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    <strong>Students in Singapore Develop Mind-Controlled System</strong>

Thinking about turning on the television set? Well, hold that thought.

A new system developed by students in Singapore allows users to switch household appliances on and off using just their minds. The technology could be particularly useful for the physically disabled, who struggle with everyday tasks.

It works by reading out a list of appliances such as fans, television sets or lights though a headset. When users hear the one they want, they focus their minds on it. The headset picks up the brain signal, and sends it down a wire to a smartphone. The command is then transmitted to a control box, which carries it out.


The Army’s Totally Serious Mind-Control Project – TIME

Soldiers barking orders at each other is so 20th Century. That’s why the U.S. Army has just awarded a $4 million contract to begin developing “thought helmets” that would harness silent brain waves for secure communication among troops. Ultimately, the Army hopes the project will “lead to direct mental control of military systems by thought alone.”
If this sounds insane, it would have been as recently as a few years ago. But improvements in computing power and a better understanding of how the brain works have scientists busy hunting for the distinctive neural fingerprints that flash through a brain when a person is talking to himself. The Army’s initial goal is to capture those brain waves with incredibly sophisticated software that then translates the waves into audible radio messages for other troops in the field. “It’d be radio without a microphone, ” says Dr. Elmar Schmeisser, the Army neuroscientist overseeing the program. “Because soldiers are already trained to talk in clean, clear and formulaic ways, it would be a very small step to have them think that way.”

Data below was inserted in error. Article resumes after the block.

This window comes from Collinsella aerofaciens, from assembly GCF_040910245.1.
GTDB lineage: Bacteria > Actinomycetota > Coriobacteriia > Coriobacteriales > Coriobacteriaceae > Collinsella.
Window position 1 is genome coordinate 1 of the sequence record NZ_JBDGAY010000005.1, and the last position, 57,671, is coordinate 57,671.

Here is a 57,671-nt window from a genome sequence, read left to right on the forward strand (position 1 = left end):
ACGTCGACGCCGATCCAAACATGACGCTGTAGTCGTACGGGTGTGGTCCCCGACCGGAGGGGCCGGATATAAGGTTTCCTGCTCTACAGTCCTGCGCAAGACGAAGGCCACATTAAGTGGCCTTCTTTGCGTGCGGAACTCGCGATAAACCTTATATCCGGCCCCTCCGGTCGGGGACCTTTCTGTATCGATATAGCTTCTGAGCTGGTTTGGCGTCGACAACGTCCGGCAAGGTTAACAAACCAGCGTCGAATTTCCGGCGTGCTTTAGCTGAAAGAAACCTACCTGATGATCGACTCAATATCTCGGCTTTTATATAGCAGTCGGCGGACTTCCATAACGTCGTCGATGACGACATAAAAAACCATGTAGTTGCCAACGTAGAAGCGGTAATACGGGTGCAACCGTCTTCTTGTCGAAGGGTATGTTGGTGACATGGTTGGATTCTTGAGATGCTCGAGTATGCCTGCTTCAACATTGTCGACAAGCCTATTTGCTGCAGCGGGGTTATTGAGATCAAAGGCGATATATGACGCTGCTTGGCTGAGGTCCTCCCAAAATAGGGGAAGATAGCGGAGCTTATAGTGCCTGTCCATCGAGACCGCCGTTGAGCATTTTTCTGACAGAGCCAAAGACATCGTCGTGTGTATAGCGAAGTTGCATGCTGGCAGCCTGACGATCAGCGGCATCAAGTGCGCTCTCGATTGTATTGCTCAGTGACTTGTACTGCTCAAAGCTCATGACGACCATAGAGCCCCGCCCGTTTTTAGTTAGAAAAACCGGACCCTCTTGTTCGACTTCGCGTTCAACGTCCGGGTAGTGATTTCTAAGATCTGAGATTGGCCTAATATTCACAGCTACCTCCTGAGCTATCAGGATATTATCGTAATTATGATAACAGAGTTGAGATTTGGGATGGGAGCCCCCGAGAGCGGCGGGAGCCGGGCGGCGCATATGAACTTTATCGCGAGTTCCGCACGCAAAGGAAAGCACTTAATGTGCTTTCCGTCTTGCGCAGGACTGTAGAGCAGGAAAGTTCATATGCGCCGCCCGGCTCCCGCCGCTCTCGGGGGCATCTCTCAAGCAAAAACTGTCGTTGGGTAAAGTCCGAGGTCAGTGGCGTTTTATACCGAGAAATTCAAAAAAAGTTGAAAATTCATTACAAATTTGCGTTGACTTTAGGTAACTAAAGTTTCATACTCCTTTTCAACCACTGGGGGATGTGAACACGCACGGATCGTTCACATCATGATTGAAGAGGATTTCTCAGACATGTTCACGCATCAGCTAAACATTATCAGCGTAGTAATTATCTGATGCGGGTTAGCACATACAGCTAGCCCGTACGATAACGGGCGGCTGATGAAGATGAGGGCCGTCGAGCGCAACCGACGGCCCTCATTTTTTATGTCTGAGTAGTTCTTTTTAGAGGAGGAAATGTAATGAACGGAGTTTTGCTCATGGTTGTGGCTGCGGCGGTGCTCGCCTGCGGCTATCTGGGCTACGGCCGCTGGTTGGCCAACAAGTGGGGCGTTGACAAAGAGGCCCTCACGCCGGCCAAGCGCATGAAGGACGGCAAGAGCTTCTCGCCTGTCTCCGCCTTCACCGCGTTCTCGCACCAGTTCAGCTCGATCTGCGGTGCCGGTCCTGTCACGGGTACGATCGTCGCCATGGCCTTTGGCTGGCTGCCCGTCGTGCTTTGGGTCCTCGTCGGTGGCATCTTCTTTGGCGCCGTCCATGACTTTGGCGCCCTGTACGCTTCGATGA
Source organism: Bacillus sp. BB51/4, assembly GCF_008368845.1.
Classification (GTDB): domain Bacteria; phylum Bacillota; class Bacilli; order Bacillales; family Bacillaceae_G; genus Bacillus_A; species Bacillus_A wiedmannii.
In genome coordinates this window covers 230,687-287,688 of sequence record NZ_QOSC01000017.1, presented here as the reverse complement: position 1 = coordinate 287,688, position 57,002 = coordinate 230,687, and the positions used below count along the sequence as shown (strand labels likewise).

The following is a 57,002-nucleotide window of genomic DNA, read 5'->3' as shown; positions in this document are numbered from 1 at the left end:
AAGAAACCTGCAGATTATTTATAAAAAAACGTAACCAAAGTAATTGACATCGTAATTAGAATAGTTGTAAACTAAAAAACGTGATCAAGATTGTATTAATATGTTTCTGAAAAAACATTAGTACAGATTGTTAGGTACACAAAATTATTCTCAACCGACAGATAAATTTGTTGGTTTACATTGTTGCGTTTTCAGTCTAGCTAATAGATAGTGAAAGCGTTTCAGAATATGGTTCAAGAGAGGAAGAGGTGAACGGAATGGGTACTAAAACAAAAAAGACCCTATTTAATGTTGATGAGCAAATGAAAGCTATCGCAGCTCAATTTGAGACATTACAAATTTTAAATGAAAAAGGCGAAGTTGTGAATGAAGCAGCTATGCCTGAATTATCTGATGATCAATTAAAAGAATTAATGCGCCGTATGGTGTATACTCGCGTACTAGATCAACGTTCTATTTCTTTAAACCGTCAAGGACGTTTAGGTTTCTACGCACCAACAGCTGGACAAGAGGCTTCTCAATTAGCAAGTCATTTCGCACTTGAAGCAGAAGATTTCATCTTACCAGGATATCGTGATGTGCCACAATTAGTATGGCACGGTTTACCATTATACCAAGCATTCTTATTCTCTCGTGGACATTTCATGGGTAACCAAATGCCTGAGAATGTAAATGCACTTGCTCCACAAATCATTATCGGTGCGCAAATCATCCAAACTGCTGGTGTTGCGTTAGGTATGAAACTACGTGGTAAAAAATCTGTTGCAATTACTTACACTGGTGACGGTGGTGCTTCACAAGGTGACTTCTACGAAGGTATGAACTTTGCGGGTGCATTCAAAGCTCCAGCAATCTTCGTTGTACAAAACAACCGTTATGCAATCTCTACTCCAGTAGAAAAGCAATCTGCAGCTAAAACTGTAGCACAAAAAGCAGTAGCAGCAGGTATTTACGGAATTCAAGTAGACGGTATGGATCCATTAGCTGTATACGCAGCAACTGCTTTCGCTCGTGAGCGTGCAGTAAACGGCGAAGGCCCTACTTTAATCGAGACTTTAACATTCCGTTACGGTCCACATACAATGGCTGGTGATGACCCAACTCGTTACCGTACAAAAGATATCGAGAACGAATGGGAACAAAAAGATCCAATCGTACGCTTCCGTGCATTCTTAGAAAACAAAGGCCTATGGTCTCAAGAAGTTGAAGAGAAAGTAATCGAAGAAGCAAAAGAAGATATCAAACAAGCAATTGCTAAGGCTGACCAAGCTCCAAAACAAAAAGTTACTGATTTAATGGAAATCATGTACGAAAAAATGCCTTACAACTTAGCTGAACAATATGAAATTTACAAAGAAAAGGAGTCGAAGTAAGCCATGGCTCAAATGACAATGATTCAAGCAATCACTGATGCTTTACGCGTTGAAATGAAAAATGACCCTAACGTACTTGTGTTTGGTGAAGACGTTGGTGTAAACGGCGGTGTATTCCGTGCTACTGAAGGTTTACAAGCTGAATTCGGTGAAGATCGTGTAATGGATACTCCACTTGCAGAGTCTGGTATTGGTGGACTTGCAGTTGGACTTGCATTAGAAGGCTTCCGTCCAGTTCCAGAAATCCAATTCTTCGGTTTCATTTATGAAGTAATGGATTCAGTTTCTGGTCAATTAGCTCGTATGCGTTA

Link: The Army’s Totally Serious Mind-Control Project – TIME

See also (from the future!):

  1. UW Researcher controls colleague’s motions in 1st human brain-to-brain interface http://www.washington.edu/news/2013/08/27/researcher-controls-colleagues-motions-in-1st-human-brain-to-brain-interface/
  2. Neuroscientist David Sulzer Turns Brain Waves Into Music http://news.columbia.edu/research/2855